One-Day Mataram

Deconstructing the gentleman's game

Warming up with a Calypso Collapso

I cannot make up my mind about India's last warm-up match against West Indies. Should I exult at Indian team's new-found potency in batting, bowling and fielding? Or should I feel embarrassed at the ease with which the hosts were overpowered? Or should I feel disappointment that India did not get enough practice against a team that one expected to put up a better fight than a bunch of Dutch novices?

I think it's quite right to feel all of the above.

Indian bowling was decent enough to warrant some degree of satisfaction. Zaheer and Agarkar looked a tad rusty to start off, but settled into a nice rhythm soon enough. Munaf Patel's bowling was bit of an enigma for me. He was bowling at around the early 120's (kmph) and still he was able to cause more trouble to the batsmen than almost all of the other bowlers on display yesterday. His strength was his ability to deliver balls from very close to the stumps and get them to shape away just enough to confound the batsmen. When a bowler bowls from as close to the stumps as Munaf does, it makes the batsmen play at almost every delivery as almost each delivery is headed for the stumps if the batsman misses. Irfan Pathan, on the other hand, is a man with a few mental storms to quell before he can get back to his best. His gentle amble to the bowling crease and his ineffective use of the front arm and the bowling wrist mean that his pace has suffered a great deal. He did get a few balls to swing nicely, but intermittently he bowled such ridiculously wide balls that one could not help but notice exasperation writ large on Rahul Dravid's face. If you ask me, he is on his way back, though admittedly there's some distance to go before he is once again as good as he used to be. Kumble bowled just one over in which he cleaned up the last West Indian wicket to fall... not quite enough practice for the veteran leggie, though I suspect he doesn't need much practice anyways. However, Kumble seems to have gotten over his proclivity to slide down the leg side... something that had plagued him for a couple of seasons.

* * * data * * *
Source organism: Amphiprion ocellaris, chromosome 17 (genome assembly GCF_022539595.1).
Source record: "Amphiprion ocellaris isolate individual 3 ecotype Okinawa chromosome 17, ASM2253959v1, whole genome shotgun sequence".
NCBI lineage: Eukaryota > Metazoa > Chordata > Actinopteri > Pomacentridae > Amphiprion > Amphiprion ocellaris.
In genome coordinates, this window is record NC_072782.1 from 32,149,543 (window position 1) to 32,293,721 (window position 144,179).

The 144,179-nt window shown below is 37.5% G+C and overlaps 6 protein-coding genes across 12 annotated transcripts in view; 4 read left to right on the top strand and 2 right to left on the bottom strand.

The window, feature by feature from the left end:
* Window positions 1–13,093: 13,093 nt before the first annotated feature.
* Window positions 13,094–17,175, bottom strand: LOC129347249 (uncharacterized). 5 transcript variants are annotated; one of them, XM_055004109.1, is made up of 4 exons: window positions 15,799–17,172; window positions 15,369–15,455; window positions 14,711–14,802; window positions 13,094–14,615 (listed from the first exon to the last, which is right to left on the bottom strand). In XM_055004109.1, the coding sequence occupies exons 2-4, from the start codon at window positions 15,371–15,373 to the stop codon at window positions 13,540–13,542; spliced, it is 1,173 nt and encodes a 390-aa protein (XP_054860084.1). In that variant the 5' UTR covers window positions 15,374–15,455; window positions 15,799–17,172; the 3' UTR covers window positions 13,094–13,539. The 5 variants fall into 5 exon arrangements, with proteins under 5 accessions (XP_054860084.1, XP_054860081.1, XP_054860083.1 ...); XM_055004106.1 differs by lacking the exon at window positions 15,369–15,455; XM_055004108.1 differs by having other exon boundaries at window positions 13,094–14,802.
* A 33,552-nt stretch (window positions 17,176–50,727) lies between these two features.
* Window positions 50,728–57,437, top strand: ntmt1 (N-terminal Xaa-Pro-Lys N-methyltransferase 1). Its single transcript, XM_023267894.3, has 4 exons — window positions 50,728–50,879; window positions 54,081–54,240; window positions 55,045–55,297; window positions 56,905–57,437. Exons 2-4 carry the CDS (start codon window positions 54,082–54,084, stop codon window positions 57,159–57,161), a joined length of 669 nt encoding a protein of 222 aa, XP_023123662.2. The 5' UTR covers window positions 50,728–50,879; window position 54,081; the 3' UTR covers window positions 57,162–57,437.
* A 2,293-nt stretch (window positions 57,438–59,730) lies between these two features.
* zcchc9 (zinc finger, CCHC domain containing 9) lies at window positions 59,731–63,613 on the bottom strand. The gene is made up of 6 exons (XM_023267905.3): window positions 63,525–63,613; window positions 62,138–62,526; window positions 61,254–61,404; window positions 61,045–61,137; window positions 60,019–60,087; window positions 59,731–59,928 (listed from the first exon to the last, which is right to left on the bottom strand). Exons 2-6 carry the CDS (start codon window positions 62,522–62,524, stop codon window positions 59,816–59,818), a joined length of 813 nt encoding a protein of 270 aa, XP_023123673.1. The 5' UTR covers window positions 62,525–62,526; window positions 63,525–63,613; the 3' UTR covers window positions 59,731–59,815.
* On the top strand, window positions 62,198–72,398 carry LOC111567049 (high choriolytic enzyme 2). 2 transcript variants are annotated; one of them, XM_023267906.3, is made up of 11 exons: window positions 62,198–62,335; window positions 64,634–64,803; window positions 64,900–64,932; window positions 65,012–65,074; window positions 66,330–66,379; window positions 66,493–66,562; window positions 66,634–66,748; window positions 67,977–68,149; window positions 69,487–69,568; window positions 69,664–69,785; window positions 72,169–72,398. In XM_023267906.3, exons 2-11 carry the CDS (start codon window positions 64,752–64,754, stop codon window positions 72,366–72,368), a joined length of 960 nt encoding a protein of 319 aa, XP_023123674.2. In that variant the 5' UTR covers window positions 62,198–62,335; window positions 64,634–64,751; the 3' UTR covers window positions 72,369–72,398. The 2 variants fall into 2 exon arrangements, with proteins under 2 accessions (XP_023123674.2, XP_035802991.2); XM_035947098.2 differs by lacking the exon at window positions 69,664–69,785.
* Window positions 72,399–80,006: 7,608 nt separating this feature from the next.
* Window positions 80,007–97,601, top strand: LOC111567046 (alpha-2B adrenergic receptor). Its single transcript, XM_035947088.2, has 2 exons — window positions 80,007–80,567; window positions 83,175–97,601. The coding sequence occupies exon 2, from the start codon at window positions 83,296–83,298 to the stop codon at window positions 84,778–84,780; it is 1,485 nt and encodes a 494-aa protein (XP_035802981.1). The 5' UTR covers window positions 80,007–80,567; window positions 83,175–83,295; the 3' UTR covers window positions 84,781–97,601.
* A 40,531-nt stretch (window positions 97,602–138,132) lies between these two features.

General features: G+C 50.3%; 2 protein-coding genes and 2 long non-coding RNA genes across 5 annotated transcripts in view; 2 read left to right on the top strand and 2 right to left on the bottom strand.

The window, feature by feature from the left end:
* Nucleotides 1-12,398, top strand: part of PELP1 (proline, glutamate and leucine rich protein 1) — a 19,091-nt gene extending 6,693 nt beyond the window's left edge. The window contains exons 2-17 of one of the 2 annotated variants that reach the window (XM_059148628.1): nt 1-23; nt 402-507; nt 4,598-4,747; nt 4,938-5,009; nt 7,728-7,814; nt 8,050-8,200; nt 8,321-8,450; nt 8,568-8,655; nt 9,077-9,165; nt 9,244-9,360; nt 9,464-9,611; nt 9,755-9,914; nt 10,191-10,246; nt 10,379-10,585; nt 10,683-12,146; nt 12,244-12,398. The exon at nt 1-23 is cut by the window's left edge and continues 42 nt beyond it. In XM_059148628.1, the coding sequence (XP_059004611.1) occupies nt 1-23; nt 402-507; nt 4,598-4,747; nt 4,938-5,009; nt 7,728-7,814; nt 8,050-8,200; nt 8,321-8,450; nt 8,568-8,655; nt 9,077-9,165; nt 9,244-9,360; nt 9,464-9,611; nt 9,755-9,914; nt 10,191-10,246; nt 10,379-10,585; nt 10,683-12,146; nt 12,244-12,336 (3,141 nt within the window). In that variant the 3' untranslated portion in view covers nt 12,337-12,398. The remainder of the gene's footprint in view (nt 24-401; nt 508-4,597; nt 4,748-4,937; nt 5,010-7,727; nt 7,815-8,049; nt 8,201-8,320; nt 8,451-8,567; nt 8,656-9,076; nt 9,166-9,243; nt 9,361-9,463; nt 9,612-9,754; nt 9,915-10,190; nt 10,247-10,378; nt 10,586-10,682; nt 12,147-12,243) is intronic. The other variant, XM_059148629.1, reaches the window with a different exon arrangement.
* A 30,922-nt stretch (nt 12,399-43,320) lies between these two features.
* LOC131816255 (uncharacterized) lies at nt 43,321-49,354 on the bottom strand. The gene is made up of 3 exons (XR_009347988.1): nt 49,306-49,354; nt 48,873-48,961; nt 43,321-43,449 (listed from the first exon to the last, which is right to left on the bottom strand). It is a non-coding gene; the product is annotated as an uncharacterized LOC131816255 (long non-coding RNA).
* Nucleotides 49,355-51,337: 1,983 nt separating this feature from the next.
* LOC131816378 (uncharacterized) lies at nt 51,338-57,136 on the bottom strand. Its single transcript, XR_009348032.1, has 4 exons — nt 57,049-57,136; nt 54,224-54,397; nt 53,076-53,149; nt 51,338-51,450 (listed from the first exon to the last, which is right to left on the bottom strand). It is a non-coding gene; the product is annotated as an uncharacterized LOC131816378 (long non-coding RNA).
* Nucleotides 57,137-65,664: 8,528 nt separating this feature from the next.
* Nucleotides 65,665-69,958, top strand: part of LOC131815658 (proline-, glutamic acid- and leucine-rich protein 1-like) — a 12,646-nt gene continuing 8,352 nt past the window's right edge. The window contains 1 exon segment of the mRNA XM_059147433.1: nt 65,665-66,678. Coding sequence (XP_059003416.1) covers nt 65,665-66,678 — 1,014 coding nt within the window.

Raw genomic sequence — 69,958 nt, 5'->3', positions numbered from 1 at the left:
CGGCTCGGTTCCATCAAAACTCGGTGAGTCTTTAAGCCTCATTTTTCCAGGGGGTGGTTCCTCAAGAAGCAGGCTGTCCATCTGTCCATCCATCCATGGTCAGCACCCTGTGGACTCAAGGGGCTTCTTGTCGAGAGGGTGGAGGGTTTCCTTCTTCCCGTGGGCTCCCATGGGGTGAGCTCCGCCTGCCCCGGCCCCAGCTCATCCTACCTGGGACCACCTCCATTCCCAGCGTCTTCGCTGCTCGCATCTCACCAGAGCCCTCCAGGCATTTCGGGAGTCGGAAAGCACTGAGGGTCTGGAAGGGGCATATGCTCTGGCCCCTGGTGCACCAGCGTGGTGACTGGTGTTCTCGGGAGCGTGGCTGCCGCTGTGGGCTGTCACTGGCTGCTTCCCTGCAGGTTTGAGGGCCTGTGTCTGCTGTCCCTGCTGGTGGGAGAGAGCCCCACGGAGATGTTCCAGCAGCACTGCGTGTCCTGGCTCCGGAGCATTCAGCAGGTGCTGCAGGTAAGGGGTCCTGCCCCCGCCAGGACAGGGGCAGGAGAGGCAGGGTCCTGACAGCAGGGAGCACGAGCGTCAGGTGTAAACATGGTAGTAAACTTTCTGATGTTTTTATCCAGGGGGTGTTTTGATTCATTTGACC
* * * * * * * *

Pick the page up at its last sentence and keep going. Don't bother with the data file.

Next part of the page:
Batting... well! Chasing 85 was a piece of cake, even against some quick and accurate bowling. But instead of cutting himself a slice of that cake and eating it like a proper gentleman, Sehwag decided to slam his face into the cake! I can't seem to figure out why Sehwag does not see what his problem is. If his problem were any clearer, it would be sold by Swarovski, I imagine!! But apparently he refuses to pay heed to any advice. His back foot stays anchored just on or outside the leg-stump and the only movement he makes is to nudge the front foot forward. In this position, a ball outside the off-stump and moving away will make him reach out to drive. And with the kind of form he has been suffering lately, he deftly manages to get an edge! Move your back foot sufficiently across to enable your front foot to reach closer to the ball, you dolt!! Well anyways, the rest of the batsmen, Uthappa and Karthik were perfectly right in not attempting to blast their way to 86. They intelligently ran the singles and the twos and ensured that the team management will have to find a very good reason to ignore them while selecting the team for the first match against Bangladesh.

I guess, India has earned more positives from their two warm-up matches than they would've imagined earlier. Now it remains to be seen if these positives translate themselves into wins in the days to come.

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